He joined the band on their very first gig and stayed with the Dead all the way to the end when Jerry Garcia died. Kreutzmann saw it all, and does his best now to tell what that was. The beauty of his tale is that he doesn’t try to make himself anything other than what he was — a musician who signed on for the full-tilt boogie and never pulled his punches. The Grateful Dead made some of the best music ever played, and experimented with their own psyches to the extent that there were times when it looked like they were all going right over the edge. But they didn’t, or, more accurately, some of them didn’t. Bill Kreutzmann survived and is able now to take us to the center of that incredible trip down the golden road to unlimited devotion. Read it loud.


Charles Lloyd, Wild Man Dance. For saxophonists who stretched the boundaries of jazz, Charles Lloyd should be honored. During the mid-‘60s he waded into the San Francisco rock scene and exposed an open-minded audience new to jazz to the power of America’s great musical art form. Lloyd did it with grace and beauty, and altered consciousness in a way that sometimes happens only once in a lifetime. There was a period when he withdrew from playing to find his own inner peace, and thankfully did just that. His return was big news in jazz circles, and continues with such rare achievement that his fans still stand in awe.

Wild Man Dance was recorded at 2013’s Jazztopad Festival in Wroclaw, Poland, and has to be heard to be believed. Charles Lloyd’s trio is tuned in to the music of the spheres, and the addition of a lyra and cimbalom shows how the saxophonist continues to seek new experiences. Still, it’s the human sound of the musician’s tenor saxophone that leads the quest for bliss, and totally delivers. There aren’t many veterans of jazz’s past who are still alive, much less playing at such an elevated level. For that, let us says thanks for Charles Lloyd, then, now and forever. Majesty has never sounded better.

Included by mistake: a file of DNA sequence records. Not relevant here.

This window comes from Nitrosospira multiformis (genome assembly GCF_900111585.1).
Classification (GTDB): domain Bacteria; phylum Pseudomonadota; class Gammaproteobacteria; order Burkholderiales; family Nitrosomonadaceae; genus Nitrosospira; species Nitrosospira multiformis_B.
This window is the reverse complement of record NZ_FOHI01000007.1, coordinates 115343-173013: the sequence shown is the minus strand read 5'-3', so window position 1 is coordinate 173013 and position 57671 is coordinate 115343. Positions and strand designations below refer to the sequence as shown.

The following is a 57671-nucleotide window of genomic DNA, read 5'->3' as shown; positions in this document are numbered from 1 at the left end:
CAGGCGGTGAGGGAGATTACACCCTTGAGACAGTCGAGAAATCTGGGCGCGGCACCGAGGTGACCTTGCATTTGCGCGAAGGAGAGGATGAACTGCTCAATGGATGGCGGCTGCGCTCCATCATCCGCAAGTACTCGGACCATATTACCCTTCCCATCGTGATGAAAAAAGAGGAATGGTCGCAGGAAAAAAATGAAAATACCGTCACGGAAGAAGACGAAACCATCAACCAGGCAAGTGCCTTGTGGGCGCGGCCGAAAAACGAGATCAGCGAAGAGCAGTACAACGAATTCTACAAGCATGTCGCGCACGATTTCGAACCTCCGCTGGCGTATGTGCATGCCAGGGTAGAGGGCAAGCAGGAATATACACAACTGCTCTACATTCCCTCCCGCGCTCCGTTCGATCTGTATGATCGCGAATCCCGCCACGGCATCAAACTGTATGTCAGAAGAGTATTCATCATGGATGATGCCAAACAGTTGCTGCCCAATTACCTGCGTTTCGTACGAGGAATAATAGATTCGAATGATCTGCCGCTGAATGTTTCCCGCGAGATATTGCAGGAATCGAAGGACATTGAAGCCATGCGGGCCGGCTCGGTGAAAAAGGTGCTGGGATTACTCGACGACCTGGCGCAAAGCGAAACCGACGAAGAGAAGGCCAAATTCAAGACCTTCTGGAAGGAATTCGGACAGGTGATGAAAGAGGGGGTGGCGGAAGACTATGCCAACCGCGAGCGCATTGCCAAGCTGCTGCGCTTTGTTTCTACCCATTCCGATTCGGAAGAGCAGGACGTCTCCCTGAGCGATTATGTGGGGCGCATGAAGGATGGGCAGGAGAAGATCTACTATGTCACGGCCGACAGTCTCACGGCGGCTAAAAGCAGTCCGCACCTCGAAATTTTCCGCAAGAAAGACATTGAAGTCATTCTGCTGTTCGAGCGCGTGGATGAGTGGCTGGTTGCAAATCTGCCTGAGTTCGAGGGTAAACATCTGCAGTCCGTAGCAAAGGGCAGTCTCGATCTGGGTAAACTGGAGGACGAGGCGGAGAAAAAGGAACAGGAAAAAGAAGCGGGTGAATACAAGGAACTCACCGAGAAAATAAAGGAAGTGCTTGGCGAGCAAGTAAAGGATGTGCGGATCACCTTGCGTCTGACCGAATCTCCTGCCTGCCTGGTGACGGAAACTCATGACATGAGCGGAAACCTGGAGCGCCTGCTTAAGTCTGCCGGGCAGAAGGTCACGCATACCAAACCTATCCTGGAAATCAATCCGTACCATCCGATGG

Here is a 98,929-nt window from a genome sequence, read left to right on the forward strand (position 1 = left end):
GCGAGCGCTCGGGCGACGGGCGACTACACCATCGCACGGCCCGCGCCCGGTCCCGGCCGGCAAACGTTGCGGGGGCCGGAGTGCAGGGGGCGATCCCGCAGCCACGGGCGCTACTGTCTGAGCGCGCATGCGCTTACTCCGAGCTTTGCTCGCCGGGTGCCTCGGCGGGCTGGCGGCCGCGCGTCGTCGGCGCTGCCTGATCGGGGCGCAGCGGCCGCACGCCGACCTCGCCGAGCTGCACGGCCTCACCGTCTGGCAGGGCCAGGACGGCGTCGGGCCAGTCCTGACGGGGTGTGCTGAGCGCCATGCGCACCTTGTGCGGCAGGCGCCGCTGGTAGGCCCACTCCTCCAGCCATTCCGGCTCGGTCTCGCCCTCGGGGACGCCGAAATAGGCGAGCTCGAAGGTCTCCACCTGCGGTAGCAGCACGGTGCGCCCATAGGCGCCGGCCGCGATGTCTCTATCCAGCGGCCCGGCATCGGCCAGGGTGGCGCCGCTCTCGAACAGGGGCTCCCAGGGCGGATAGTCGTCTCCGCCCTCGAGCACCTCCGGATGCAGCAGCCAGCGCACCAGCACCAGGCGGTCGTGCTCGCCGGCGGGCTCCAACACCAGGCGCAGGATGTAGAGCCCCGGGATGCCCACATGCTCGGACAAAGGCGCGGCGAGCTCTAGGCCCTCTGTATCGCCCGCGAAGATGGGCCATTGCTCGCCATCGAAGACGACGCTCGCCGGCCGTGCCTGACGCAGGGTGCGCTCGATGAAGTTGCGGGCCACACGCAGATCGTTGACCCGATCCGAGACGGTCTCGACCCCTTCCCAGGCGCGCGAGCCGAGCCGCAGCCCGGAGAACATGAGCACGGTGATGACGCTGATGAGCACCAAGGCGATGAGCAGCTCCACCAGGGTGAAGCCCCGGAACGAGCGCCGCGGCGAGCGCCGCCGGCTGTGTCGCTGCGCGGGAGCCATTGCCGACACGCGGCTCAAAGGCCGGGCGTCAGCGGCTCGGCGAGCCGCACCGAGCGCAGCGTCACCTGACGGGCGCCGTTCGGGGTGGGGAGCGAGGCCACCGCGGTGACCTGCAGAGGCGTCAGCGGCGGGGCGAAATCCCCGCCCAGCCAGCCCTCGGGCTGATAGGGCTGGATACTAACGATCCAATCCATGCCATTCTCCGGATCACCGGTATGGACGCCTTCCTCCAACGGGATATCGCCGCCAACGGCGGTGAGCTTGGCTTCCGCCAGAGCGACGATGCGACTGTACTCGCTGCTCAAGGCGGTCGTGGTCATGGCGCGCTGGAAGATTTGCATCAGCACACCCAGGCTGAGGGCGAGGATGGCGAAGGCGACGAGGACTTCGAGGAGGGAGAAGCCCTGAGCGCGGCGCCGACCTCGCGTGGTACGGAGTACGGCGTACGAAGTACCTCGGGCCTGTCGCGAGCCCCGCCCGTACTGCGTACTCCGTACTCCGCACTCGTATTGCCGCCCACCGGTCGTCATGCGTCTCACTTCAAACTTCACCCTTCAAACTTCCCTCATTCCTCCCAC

Shelby Lynne, I Can’t Imagine. This album is lucky 13 for singer Shelby Lynne, someone who defies every convention and still finds a way to thrive. It is also her finest. There is a sureness to her songs and singing that comes with a self-realization that there is nothing else to accomplish except the very best you can do. Lynne has reached that point in her career where she can break the rear view mirror once and for all and surge ahead into a land of greatness.

Recording in a studio in Dockside, Louisiana, her sound now sounds relaxed and responsive to some of the challenges that fueled her before, but she is in control of shaping everything into an irresistible whole. There aren’t many singers in this crowd now, those who fill every song with an awe-inspiring depth of soul. These are things that really can’t be learned. Instead they must be lived. Live it all Shelby Lynne does, starting with “Paper Van Gogh” and going all the way to the title song “I Can’t Imagine.” It’s all there: every fear, every tear and, yes, every cheer, haunting, happy and every emotion in between. In the end, Lynne wins her own race to the finish line.


Beth McKee, Sugarcane Revival. When it comes to women singers in the South right now, it would be hard to beat Beth McKee. She’s been running the Mississippi-New Orleans highway long enough to know all the right stops and starts, and where the musical mojo is buried. McKee also isn’t afraid to wade into the swamps to find the heart and soul of that sound.

On Sugarcane Revival, she’s performed the admirable feat of squeezing out sparks all along this journey, and also roping in enough uptown grooves to make an album that can appeal to everyone — kind of like if Laura Nyro had been roommates with Carole King and Bonnie Raitt on Decatur Street in the French Quarter during the ‘70s. These are songs that matter, and show just how resilient a spirit Beth McKee has. Not only that, but she wrote every one of them, sometimes with help but often alone. There isn’t anyone else in her league at present, and she gives bright hope the South really will do it again.